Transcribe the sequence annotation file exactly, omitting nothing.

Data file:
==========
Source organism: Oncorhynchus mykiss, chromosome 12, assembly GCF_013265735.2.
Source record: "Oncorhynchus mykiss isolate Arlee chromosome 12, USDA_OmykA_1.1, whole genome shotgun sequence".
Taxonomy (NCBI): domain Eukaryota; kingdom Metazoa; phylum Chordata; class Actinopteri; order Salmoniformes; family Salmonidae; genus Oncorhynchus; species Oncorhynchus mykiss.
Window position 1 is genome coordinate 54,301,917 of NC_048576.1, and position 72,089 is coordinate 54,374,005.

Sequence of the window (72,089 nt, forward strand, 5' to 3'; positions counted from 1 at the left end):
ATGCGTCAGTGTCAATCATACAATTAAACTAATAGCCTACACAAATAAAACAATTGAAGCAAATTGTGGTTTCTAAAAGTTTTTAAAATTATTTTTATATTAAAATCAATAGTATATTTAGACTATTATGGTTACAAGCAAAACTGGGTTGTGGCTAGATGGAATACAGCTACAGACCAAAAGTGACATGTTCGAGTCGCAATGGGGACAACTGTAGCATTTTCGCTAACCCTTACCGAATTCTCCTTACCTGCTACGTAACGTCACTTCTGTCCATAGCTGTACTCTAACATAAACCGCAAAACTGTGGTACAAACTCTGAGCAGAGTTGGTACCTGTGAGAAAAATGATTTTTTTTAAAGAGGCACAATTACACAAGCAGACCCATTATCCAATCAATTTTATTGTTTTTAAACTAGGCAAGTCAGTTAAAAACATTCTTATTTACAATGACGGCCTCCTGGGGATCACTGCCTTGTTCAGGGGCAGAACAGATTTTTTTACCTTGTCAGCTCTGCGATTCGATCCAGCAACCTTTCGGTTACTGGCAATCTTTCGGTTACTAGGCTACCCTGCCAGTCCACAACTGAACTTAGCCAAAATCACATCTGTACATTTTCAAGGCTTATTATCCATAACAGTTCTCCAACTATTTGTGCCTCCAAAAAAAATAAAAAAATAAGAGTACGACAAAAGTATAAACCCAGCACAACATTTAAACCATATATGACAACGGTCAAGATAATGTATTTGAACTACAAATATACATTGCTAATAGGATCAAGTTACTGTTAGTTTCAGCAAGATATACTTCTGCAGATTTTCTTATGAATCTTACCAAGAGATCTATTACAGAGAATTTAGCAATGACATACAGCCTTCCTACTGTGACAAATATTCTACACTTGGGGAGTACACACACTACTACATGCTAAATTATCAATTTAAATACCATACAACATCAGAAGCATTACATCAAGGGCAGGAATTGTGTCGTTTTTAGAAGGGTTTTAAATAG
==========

Source organism: Oncorhynchus mykiss, chromosome 12, assembly GCF_013265735.2.
Source record: "Oncorhynchus mykiss isolate Arlee chromosome 12, USDA_OmykA_1.1, whole genome shotgun sequence".
Taxonomy (NCBI): domain Eukaryota; kingdom Metazoa; phylum Chordata; class Actinopteri; order Salmoniformes; family Salmonidae; genus Oncorhynchus; species Oncorhynchus mykiss.
Window position 1 is genome coordinate 54,301,917 of NC_048576.1, and position 72,089 is coordinate 54,374,005.

Sequence of the window (72,089 nt, forward strand, 5' to 3'; positions counted from 1 at the left end):
ATGCGTCAGTGTCAATCATACAATTAAACTAATAGCCTACACAAATAAAACAATTGAAGCAAATTGTGGTTTCTAAAAGTTTTTAAAATTATTTTTATATTAAAATCAATAGTATATTTAGACTATTATGGTTACAAGCAAAACTGGGTTGTGGCTAGATGGAATACAGCTACAGACCAAAAGTGACATGTTCGAGTCGCAATGGGGACAACTGTAGCATTTTCGCTAACCCTTACCGAATTCTCCTTACCTGCTACGTAACGTCACTTCTGTCCATAGCTGTACTCTAACATAAACCGCAAAACTGTGGTACAAACTCTGAGCAGAGTTGGTACCTGTGAGAAAAATGATTTTTTTTAAAGAGGCACAATTACACAAGCAGACCCATTATCCAATCAATTTTATTGTTTTTAAACTAGGCAAGTCAGTTAAAAACATTCTTATTTACAATGACGGCCTCCTGGGGATCACTGCCTTGTTCAGGGGCAGAACAGATTTTTTTACCTTGTCAGCTCTGCGATTCGATCCAGCAACCTTTCGGTTACTGGCAATCTTTCGGTTACTAGGCTACCCTGCCAGTCCACAACTGAACTTAGCCAAAATCACATCTGTACATTTTCAAGGCTTATTATCCATAACAGTTCTCCAACTATTTGTGCCTCCAAAAAAAATAAAAAAATAAGAGTACGACAAAAGTATAAACCCAGCACAACATTTAAACCATATATGACAACGGTCAAGATAATGTATTTGAACTACAAATATACATTGCTAATAGGATCAAGTTACTGTTAGTTTCAGCAAGATATACTTCTGCAGATTTTCTTATGAATCTTACCAAGAGATCTATTACAGAGAATTTAGCAATGACATACAGCCTTCCTACTGTGACAAATATTCTACACTTGGGGAGTACACACACTACTACATGCTAAATTATCAATTTAAATACCATACAACATCAGAAGCATTACATCAAGGGCAGGAATTGTGTCGTTTTTAGAAGGGTTTTAAATAG